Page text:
The Prophet of Pop

Last night the Academy of Country Music Awards happened and Taylor Swift took home the big prize for entertainer of the year.  For anyone who has a radio or a teenage daughter this should be no surprise as Taylor Swift has been dominating radio and television for nearly four years now.  This past year that didn’t change a bit.

What has changed is country music.

If you don’t believe me, pop in a Merle Haggard record or youtube Hank Williams, and then listen to Taylor Swift immediately afterward.  You will likely feel that you are listening to two entirely different genres of music.  The reason for that is simple – you are listening to two different genres of music.  One is country, the other is pop disguised as country in order to sell more records.

You see, Swift’s success is built as much around her tween image as it is an absolute lack of musical clarity.  Any Taylor Swift song can become a pop hit by changing the drum track and throwing just a little more electric guitar on it.  This proved fruitful in her first huge crossover hit “You Belong With Me,” which had at least three different versions.  Since then it has become a consistent part of the young singers rise to superstardom.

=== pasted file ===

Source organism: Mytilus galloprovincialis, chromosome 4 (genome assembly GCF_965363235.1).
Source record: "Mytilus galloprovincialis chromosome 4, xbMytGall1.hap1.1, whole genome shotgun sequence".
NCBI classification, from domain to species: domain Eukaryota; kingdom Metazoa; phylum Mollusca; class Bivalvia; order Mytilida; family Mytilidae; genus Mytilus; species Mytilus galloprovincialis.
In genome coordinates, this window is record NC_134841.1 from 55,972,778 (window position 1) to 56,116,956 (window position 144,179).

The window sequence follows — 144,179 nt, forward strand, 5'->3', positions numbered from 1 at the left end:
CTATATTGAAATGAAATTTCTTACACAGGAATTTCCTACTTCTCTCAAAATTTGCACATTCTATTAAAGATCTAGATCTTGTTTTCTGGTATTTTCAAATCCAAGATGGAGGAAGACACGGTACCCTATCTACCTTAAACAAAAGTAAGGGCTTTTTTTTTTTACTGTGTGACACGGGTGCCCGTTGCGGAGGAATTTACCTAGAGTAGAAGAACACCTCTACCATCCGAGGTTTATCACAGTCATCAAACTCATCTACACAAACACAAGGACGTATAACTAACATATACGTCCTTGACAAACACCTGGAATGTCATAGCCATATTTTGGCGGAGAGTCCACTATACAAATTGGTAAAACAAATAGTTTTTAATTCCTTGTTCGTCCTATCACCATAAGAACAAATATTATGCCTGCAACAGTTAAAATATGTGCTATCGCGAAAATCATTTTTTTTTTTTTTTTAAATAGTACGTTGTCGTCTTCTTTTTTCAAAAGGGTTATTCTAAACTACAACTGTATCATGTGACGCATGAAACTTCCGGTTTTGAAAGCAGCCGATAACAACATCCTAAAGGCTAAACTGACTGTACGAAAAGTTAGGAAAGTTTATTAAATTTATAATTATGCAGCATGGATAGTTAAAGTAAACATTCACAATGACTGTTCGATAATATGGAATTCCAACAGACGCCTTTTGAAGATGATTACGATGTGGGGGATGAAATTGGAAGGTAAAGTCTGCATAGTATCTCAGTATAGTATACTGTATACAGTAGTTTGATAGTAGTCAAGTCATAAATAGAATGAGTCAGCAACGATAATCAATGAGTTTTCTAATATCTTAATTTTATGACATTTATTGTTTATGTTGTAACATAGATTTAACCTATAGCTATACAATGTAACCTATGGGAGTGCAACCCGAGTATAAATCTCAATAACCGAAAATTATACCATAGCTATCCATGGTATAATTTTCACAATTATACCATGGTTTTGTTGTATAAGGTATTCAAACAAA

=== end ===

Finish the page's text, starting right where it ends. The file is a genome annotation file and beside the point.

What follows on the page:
The problem isn’t the crossover success – country and pop have merged together since Garth Brooks stormed the music world.  Rather, it is that Taylor Swift’s music and the music of many of her fellow young stars is simply not country music.  They are pop songs with a little violin and – if you are lucky – some steel guitar.  Gone are the country bad boys of yore, gone are the adult ballads backed solely by mournful acoustic guitar and a violin – replaced by the glitz and glam of an Academy awards show that wouldn’t know country music if it stomped them in the face with a cowboy boot.

This is not to say that there aren’t some out there keeping country alive – Trace Adkins, Toby Keith, and even Miranda Lambert are all making country hits that actually sound like country music.  Heck, I even like some Taylor Swift songs and respect that she co-writes several songs each album.  Most country singers haven’t co-written a song in years!

What I do have a problem with is the “country music” machine that Swift is a part of – a machine that removes the depth and soul of country music, replacing it with something that is merely a shadow of its former self.  Country music was never designed to appeal to the masses of pop music fans.  Country music was there to express the hopes, dreams, hurts, and sorrows of a rural population.

That part of country music, much like the rural lifestyle it reflects, is barely hanging on.  Last night’s Award show was just another reminder of that.

Related – Switchfoot Takes Home Their First GRAMMY!

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